Thinking of putting up a nesting box in your garden, then British Trust for Ornithology and the RSPB warn that, while some boxes provide a perfect breeding cavity for birds, others may be far from ideal.

You may be tempted to buy eye-catching brightly coloured nest boxes and quirky types shaped like caravans, farmhouses, eggs and windmills, but the RSPB warns that attractive and elaborate bird boxes aren’t necessarily safe or effective for nesting birds.

What makes a successful nesting box?

So, what should we be going for? The BTO offers the following guidelines:

1. Make sure it’s insulated

how to make a nesting box
A great tit shelters in an insulated nest box (Jacobi Jayne & Co/PA)

Only choose a box made from an insulating material such as wood or a special waterproof wood/concrete compound like Woodcrete. This has been used for the National Nest Box Week ‘official’ box before.

2. Avoid metal and ceramics

how to make a nesting box
Avoid metal nest boxes (Thinkstock/PA)

Don’t choose a box made from dense materials like metal or ceramics as the interior can become too hot or too cold for chicks to survive. Nest boxes with metal roofs retain too much heat and can have fatal effects for baby birds on warm, sunny days.

Metal and plastic nest boxes also suffer from condensation causing baby birds to get damp and cold.

3. Choose a type with thick walls

how to make a nesting box
Choose thick walls for insulation (Jacobi Jayne & Co/PA)

To provide insulation and be durable, the walls of wooden boxes should be at least 15mm thick. Wooden boxes can be safely treated on the outside with a preservative provided it is non-toxic and water-based.

A box made from cedar, oak or beech will far outlive one made from softwood such as pine.

4. Check the hole size

how to make a nesting box
Make sure the holes are the right size (RSPB/PA)

Choose a box with a 32mm entrance hole as this is the ideal size for all small hole-nesting birds such as sparrows and tits. Choose a smaller 26mm hole only if you want to restrict the box to blue tits.

The box should not be too small inside as birds may lay fewer eggs in smaller boxes. The internal floor area should at least 130 square cm (20 square inches).

6. Avoid perches



#rhiproom #birdhouse #birdperch

A post shared by sora (@inabasora) on



Perches are not necessary and may even act as a foothold for squirrels or weasels as they reach into the box to grab eggs and chicks.

7. Maintain easy access

how to make a nesting box
Allow easy access for cleaning (David Waistell/BTO/PA)

A good box should provide easy access for human observers who wish to record the contents and to clean out the disused nesting material at the end of the season.

8. Place them strategically

how to make a nesting box
Site the box with plenty of shelter (Jacobi Jayne & Co/PA)

The ideal height for a small-hole type nest box is between 1m and 5m above the ground with a clear flight path. Care must be given to make sure the box isn’t easily accessible to predators.

There are different kinds of nest boxes for different species of bird. Cavity nesting birds like nest boxes with entrance holes, and the size of hole will depend on the target species.

For example, blue tits prefer boxes with a small hole (25mm), Starlings on the other hand would need slightly larger holes (45mm). Other birds like open-fronted nest boxes, such as robin and spotted flycatchers.

9. Avoid bright colours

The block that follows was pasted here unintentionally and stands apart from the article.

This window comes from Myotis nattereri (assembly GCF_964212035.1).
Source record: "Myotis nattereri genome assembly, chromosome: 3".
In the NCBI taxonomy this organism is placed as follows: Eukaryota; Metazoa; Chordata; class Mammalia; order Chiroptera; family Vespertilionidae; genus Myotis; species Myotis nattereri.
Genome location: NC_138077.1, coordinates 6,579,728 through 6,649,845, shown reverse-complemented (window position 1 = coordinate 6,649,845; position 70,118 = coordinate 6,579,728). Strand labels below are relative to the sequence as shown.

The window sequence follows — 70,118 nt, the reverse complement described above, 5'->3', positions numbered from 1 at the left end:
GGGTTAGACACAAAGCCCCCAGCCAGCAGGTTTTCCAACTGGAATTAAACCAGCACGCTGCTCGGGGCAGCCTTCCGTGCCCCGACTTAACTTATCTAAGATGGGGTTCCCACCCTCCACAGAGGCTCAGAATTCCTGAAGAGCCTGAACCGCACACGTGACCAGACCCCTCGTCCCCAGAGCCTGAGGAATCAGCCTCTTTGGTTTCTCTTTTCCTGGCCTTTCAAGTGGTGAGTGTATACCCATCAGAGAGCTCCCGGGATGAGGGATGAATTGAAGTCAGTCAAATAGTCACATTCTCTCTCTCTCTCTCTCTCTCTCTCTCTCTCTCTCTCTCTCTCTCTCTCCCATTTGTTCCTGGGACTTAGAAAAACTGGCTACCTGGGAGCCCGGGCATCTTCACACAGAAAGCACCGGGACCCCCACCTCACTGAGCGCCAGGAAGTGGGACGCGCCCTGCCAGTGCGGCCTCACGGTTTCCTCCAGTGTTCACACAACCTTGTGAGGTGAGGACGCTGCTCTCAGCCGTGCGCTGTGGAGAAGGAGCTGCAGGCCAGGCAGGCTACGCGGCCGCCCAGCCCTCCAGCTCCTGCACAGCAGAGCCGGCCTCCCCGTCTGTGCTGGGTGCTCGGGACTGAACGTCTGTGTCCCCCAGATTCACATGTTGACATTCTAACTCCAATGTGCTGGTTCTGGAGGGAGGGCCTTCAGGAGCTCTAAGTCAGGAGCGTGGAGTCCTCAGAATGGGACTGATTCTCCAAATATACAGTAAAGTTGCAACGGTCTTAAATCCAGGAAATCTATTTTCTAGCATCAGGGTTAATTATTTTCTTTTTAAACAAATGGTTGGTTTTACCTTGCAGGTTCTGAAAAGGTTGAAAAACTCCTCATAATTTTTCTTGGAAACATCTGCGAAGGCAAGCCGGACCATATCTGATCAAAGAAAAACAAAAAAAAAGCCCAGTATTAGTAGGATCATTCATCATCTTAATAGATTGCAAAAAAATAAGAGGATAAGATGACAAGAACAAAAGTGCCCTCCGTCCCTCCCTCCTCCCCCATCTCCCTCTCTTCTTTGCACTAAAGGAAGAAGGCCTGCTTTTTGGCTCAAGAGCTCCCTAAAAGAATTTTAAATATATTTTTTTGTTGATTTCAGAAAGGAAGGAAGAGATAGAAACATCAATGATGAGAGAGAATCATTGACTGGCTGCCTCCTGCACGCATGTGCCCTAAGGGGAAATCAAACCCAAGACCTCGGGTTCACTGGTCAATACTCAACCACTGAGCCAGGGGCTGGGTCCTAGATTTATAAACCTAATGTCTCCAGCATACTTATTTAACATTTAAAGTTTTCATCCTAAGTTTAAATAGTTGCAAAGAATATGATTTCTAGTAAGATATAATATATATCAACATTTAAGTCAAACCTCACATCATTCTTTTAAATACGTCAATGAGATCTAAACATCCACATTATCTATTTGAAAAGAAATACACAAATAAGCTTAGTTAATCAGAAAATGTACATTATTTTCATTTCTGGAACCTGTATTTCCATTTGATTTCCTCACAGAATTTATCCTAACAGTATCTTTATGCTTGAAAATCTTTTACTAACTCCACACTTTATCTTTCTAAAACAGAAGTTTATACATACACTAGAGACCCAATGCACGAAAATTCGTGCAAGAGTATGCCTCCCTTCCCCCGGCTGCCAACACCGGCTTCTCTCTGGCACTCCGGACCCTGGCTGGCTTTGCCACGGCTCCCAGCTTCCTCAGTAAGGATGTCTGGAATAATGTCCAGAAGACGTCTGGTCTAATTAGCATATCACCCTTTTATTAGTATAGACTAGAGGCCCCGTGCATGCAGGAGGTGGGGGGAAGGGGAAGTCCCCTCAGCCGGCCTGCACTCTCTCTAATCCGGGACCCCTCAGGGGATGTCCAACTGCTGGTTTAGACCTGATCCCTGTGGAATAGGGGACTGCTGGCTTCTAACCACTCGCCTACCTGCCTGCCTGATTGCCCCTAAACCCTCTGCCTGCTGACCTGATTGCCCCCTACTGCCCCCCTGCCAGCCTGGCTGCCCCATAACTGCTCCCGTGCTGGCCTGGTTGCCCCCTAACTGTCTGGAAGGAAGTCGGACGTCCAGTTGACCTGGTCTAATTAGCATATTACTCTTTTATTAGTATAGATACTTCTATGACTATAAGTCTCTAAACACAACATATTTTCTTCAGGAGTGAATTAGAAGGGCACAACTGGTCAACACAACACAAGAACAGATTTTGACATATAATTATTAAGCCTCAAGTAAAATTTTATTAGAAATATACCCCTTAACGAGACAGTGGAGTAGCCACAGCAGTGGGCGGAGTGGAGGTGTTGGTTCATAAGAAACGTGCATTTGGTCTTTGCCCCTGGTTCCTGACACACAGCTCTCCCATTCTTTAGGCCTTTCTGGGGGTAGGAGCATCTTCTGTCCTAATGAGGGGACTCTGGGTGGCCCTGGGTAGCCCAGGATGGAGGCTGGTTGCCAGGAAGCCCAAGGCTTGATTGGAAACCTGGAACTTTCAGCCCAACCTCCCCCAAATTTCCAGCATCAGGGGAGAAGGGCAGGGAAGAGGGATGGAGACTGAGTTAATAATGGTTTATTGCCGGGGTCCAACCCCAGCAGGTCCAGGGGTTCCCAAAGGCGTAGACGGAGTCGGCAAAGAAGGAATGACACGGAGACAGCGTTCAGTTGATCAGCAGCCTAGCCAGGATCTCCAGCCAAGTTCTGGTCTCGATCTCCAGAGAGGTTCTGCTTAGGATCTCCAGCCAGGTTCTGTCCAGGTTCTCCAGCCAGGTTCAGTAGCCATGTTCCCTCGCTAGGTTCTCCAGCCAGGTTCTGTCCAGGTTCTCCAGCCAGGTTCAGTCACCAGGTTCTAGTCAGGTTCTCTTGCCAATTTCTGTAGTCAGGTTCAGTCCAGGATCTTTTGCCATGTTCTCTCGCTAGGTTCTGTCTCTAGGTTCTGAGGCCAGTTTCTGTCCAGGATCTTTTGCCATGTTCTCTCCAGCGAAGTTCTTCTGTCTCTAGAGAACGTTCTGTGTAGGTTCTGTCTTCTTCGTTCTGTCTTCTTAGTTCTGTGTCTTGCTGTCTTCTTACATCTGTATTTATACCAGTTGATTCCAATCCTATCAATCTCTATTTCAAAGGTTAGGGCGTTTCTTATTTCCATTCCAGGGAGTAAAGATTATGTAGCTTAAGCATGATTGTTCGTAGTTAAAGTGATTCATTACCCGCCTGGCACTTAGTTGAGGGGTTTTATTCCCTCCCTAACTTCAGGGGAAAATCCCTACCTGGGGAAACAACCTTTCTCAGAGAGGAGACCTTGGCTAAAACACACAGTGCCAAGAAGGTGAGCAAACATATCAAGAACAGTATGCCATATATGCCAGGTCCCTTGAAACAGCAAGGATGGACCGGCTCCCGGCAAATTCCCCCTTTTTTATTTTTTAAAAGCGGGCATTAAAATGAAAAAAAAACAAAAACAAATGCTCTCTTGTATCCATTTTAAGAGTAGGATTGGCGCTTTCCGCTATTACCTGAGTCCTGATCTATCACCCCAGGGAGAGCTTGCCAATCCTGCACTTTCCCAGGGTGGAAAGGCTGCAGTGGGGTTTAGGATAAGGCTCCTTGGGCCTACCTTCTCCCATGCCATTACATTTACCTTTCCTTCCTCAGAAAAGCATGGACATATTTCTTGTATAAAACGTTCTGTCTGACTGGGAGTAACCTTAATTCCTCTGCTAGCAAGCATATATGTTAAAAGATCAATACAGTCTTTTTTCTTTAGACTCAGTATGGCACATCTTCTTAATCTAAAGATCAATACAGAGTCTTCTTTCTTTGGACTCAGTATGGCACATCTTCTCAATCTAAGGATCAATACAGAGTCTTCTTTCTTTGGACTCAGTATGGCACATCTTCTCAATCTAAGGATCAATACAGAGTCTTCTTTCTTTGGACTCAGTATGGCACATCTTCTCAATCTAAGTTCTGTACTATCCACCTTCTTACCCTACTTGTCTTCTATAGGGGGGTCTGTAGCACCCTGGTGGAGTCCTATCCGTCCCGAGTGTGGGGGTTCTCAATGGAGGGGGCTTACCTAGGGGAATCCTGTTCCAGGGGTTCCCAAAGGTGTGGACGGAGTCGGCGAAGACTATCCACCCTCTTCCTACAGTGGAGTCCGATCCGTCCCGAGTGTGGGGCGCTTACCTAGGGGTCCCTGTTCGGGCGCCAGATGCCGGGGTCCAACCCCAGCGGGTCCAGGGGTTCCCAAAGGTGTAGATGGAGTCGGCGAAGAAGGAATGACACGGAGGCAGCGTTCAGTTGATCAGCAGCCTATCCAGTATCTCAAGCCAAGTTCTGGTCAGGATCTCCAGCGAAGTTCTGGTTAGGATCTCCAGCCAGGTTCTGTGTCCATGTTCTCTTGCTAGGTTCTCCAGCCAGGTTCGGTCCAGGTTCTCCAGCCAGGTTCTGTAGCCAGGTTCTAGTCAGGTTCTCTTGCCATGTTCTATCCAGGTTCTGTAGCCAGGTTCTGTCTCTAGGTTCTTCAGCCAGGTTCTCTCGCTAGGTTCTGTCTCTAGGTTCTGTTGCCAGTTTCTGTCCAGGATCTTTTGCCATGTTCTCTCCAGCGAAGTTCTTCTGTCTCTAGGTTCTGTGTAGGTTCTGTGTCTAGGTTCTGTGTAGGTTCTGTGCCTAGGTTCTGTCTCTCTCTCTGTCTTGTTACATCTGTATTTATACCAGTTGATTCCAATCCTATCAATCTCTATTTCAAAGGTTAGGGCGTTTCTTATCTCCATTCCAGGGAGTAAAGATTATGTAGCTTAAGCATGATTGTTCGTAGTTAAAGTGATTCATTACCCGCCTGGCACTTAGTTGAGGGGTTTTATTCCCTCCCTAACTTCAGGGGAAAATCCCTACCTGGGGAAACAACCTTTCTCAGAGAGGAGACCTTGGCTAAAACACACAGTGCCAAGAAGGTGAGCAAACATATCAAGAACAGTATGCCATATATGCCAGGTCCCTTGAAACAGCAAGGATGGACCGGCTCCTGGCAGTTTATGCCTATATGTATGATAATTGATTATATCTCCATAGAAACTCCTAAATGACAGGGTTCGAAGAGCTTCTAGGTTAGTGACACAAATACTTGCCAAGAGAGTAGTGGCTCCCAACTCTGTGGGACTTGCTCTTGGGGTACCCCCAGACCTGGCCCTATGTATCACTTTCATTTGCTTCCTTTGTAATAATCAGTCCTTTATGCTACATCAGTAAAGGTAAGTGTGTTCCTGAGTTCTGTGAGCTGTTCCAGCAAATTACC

how to make a nesting box
Avoid brightly coloured nest boxes (Thinkstock/PA)

Steer clear of brightly coloured nest boxes. The more inconspicuous they are, the better. Make sure they are not made from flimsy materials as many boxes fall apart when any weight is put inside.

Don’t let them be too shallow as young birds could leave prematurely by falling out, and don’t let them be too deep as young birds may have problems getting out when they are ready to leave.

You may also be interested in…

Best-selling nesting boxes for wild birds

Stuck for inspiration? Check out our list of best-selling Amazon products!

Bestseller No. 1
  • Traditional Wooden Garden Bird Nesting Box.
  • Handy Hinged Lid For Easy Cleaning/Filling.
  • Most Suitable for Small Garden Birds.
Bestseller No. 2
ADEPTNA Wooden Wild Bird Nest Box Bird House for Small Birds Sparrows Blue Tit Great Tits Robin –...
  • SMALL BIRD HOUSE - Ideal for a variety of small wild birds such as robins , blue tits , Sparrows, great tits and nuthatches.
  • READY TO USE – It can be mounted on fences, trees, posts or free standing.
  • OVERALL SIZE - Height 21cm x Width 12cm x Depth Approx 13.5cm Approx Including roof.
Bestseller No. 3
Wild Bird Nesting Wooden Box
  • Suitable for many species of wild birds
  • Hinged roof for easy access to clean out
  • Hanging hole at the rear
Bestseller No. 4
Gardman Nest Bird Box, Brown, 14x14x24 cm
  • Made from FSC certified Timber
  • Interchangeable fronts, 32mm hole, 28mm hole and open front make this the perfect nest box for attracting the widest variety of birds
  • Floor removes for easy cleaning
Bestseller No. 5
6x Nesting Box
  • 6 x Traditional Garden Bird Nesting Boxes
  • Ideal for a variety of small wild birds such as robins and blue tits
  • Comes with a hinged lid

Last update on 2021-02-26 / Affiliate links / Images from Amazon Product Advertising API

Wise Living Magazine may receive a small commission to help support the running of this site from purchases made from links on this page, or some links may have been sponsored to be included in the article. Affiliate or sponsored links do not influence our editorial or articles published by Wise Living.


Please enter your comment!
Please enter your name here

This site uses Akismet to reduce spam. Learn how your comment data is processed.